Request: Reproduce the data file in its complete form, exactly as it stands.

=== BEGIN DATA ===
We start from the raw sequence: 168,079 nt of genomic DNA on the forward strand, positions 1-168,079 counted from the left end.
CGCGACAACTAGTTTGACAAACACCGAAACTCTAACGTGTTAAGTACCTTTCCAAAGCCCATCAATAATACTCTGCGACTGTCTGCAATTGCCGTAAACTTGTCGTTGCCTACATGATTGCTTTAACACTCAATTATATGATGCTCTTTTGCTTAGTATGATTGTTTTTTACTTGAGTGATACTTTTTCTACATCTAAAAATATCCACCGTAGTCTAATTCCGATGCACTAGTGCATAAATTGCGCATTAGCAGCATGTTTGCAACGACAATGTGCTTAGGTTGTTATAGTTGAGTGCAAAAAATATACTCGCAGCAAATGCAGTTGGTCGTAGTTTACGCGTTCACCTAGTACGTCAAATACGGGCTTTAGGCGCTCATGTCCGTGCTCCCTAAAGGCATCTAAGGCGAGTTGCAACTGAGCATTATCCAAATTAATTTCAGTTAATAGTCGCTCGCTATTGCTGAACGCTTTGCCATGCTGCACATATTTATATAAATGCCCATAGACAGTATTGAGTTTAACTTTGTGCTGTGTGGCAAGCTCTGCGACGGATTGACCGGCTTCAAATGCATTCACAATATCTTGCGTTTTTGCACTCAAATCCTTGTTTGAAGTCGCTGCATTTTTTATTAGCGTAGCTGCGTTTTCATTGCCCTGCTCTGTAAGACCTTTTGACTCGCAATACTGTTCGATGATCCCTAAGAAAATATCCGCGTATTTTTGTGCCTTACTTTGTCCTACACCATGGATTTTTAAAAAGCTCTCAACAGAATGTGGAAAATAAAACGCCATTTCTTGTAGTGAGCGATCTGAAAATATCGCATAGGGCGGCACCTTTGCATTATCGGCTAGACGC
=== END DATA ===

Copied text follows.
We start from the raw sequence: 168,079 nt of genomic DNA on the forward strand, positions 1-168,079 counted from the left end.
CGCGACAACTAGTTTGACAAACACCGAAACTCTAACGTGTTAAGTACCTTTCCAAAGCCCATCAATAATACTCTGCGACTGTCTGCAATTGCCGTAAACTTGTCGTTGCCTACATGATTGCTTTAACACTCAATTATATGATGCTCTTTTGCTTAGTATGATTGTTTTTTACTTGAGTGATACTTTTTCTACATCTAAAAATATCCACCGTAGTCTAATTCCGATGCACTAGTGCATAAATTGCGCATTAGCAGCATGTTTGCAACGACAATGTGCTTAGGTTGTTATAGTTGAGTGCAAAAAATATACTCGCAGCAAATGCAGTTGGTCGTAGTTTACGCGTTCACCTAGTACGTCAAATACGGGCTTTAGGCGCTCATGTCCGTGCTCCCTAAAGGCATCTAAGGCGAGTTGCAACTGAGCATTATCCAAATTAATTTCAGTTAATAGTCGCTCGCTATTGCTGAACGCTTTGCCATGCTGCACATATTTATATAAATGCCCATAGACAGTATTGAGTTTAACTTTGTGCTGTGTGGCAAGCTCTGCGACGGATTGACCGGCTTCAAATGCATTCACAATATCTTGCGTTTTTGCACTCAAATCCTTGTTTGAAGTCGCTGCATTTTTTATTAGCGTAGCTGCGTTTTCATTGCCCTGCTCTGTAAGACCTTTTGACTCGCAATACTGTTCGATGATCCCTAAGAAAATATCCGCGTATTTTTGTGCCTTACTTTGTCCTACACCATGGATTTTTAAAAAGCTCTCAACAGAATGTGGAAAATAAAACGCCATTTCTTGTAGTGAGCGATCTGAAAATATCGCATAGGGCGGCACCTTTGCATTATCGGCTAGACGC